China and Russia have ‘morally reprehensible’ hypocrisy on human rights

China and Russia have a “morally reprehensible” tactic of cloaking human rights abuses in hypocritical speeches, according to Secretary of State Mike Pompeo.

“We’d hear the Chinese talk about rights, we’d hear the Russians talk about things they were doing in the name of human rights, and it was not just uncomfortable, it was morally reprehensible,” Pompeo told Concerned Women for America on Friday.

Pompeo put special emphasis on China’s “systematic repression” of Uighur Muslims, although he denounced Iran and Russia as “perpetrators of religious oppression.” But his remarks to the evangelical Christian activists made a broader argument against the idea that “separation of church and state” precludes Christians in the U.S. government from acting on their beliefs.

“Earlier, Penny, you described a moment where a great lady told a parliamentarian, ‘You can be both a parliamentarian and a Christian,’” Pompeo said during his speech, referring to CWA president Penny Nance. “And I promise you, as secretary of state, I will do my best to be your senior diplomat and stay true to my Christian values every single day.”

That dynamic was at work when the State Department launched the now-annual ministerial on religious freedom, Pompeo suggested. U.S. officials have used it to put a spotlight on cases of religious persecution. Pompeo declared China’s Uighur crackdown “the stain of the century,” to the irritation of Chinese officials. But those ministerials wouldn’t have happened if they hadn’t “convince[d] America you could do this,” the former Kansas Republican lawmaker said.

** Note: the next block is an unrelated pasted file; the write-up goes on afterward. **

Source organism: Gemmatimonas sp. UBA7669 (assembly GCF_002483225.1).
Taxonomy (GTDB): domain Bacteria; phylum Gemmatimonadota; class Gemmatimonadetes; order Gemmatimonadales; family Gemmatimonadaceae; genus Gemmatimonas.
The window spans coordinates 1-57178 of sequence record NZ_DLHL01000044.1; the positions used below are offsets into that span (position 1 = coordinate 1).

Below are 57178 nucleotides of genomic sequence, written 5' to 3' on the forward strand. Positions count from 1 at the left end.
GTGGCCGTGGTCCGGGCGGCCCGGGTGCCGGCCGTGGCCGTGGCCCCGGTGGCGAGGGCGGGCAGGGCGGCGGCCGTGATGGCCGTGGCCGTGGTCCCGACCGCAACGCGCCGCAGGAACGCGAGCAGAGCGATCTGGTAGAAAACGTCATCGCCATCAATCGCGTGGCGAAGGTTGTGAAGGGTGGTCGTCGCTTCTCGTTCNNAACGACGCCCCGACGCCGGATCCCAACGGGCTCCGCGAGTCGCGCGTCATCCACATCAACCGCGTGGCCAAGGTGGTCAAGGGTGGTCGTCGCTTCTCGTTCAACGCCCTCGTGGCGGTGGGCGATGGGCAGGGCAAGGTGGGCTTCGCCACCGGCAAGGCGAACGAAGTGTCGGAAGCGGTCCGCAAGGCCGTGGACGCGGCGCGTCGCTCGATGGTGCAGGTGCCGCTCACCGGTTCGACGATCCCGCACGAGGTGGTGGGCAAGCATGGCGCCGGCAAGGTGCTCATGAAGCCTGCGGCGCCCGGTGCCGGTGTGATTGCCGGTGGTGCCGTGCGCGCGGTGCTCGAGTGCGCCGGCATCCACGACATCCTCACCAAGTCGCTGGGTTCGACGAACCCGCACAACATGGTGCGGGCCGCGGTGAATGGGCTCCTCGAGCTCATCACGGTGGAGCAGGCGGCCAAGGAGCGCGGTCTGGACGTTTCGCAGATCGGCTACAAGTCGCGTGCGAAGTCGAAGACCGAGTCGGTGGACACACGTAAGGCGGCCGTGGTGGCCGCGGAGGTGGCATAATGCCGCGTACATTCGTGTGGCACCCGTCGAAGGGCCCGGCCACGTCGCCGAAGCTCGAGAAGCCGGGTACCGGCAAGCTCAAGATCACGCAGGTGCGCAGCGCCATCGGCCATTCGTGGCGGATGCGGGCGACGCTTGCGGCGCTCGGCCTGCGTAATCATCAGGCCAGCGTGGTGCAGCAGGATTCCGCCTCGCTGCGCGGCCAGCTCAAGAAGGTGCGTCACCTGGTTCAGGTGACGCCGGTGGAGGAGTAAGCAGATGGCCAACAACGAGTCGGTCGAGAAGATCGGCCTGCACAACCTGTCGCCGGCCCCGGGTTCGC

“There’s buried sometimes inside of government this idea of separation of church and state,” Pompeo told Nance. “And we made clear our objective: It wasn’t to foist my particular religious views on anyone else, but rather to come talk about how this is important, that their governments could be more successful, that their people can live better lives, that they too have those set of rights by nature of their humanness.”

Pompeo similarly framed his recently launched Commission on Unalienable Rights as an opportunity to correct American liberals and foreign totalitarian regimes in one motion.

“There are those who would have preferred I didn’t do it and are concerned about the answers that our foundational documents will provide,” he said. “I know where those rights came from. They came from our Lord, and when we get this right, we’ll have done something good, not just I think for the United States but for the world.”

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